from the series: ​The Heart of the Matter: Rhythm The music must proceed forward at all times, and in an inevitable and seemingly uniform way. My most memorable musical moment at the 2003 National Conference on Keyboard Pedagogy was during one of the short student recitals that were sprinkled throughout the Conference each day. A teen-aged stu...
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How does teaching in small groups help students' rhythmic development?

​from the series: The Heart of the Matter: Rhythm Bruce Berr, EditorIt is an often-discussed perception that as we get older, time seems to pass faster and faster. This phenomenon has been observed and written about throughout the ages in many different cultures. I remember my own personal suspicions about this being confirmed when I was ...
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How is Rhythm Enhanced by Solid Technique Skills?

from the series: The Heart of the Matter: Rhythm Bruce Berr, editorThe question this issue straddles two departments in the magazine, Rhythm and Technique. It was therefore a natural for the editors of these two departments - Scott McBride Smith and myself- to answer the question. The interplay between these two elements is a practical an...
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Italian language rhythm as facilitator in the piano/vocal collaboration

​The problems in ensemble facilitation that occur between pianists and singers in the collaborative setting have engendered a number of humorous, and more often vitriolic, exchanges between the two instrumental disciplines. Is there a single pianist or singer who has not, at one time, heard (or hurled) such comments as "That singer can't count!" "T...
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The Heart of the Matter: Rhythm

 Marvin Blickenstaff, Professor of Music at Goshen College (Indiana) where he teaches applied piano and courses in piano pedagogy and music literature, was named 1990 Teacher of the Year by the Indiana Music Teachers Association. With Louise Bianchi and Lynn Freeman Olson, he co-authored the series Music Pathways (Carl Fischer Publis...
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How Do You Teach Cut Time (Alla Breve)?

In the Winter 1994 issue of KEYBOARD COMPANION, several writers responded to a question on teaching downbeats. As if in unison, those teachers gave suggestions for feeling large groups of beats, the sense of moving from one down beat to the next instead of from one pulse to the next pulse. We swing, conduct with sweeping circles of the arms (o...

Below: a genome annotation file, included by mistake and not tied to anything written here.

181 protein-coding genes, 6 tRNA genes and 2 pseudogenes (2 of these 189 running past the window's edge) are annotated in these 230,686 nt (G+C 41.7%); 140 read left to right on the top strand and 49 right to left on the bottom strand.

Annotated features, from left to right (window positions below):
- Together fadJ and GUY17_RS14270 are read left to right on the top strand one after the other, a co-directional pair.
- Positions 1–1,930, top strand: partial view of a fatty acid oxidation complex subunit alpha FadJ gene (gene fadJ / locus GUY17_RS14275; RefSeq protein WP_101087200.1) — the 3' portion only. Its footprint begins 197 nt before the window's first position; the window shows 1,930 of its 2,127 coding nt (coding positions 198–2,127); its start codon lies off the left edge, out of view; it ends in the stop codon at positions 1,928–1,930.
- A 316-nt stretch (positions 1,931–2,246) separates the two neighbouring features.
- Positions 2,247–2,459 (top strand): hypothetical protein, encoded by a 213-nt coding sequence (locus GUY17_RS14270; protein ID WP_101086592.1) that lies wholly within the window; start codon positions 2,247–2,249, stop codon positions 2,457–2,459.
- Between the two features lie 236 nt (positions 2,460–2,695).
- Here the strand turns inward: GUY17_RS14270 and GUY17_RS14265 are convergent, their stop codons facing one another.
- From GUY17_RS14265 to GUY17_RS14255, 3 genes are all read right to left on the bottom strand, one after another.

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How Do You Teach Your Students Not to Hesitate at a Bar Line?

Keep_moving
In one of the earlier issues of KEYBOARD COMPANION, a subscriber wrote to the Rhythm Post Box offering a suggestion for handling the problem of students who pause before a bar line. Her suggestion was to "white out" the bar lines, removing that visual barrier. The possible need for such an extreme solution illustrates that the issue of rhythmi...
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How Do You Use Computer-Assisted Instruction to Teach Rhythm in Your Studio?

The greatest innovation in our teaching studios this past decade has been the new technology. This fact is made obvious by the topics of our teachers' association meetings, presentations at conferences, and the display areas of conventions. Each issue of KEYBOARD COMPANION has one section devoted to the new technology.The teaching of rhythm has rec...
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How Do You Practice Rhythm? - A Student Survey

In a recent faculty seminar our resource person was an educator whose research expertise focuses on teaching effectiveness. During the seminar he showed video-tapes of effective classroom procedures and outlined ways in which we could improve our own teaching techniques. He mentioned that, although there is much research on the components...
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How Do You Teach Fluent Rhythm Reading?

When piano teachers talk about music reading, we tend to think only of note reading. In fact, the questions we have posed for this department of KEYBOARD COMPANION have concentrated on just that one aspect of reading. Likewise, students seem to give note reading first priority when they sightplay new music. If they can't find the next note quickly ...
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Piano Magazine is the leading resource for pianists, piano teachers, and piano enthusiasts. We bring you informative, interesting, and inspiring ideas on all aspects of piano teaching, learning, and performing. The official name of Clavier Companion magazine was changed to Piano Magazine in 2019.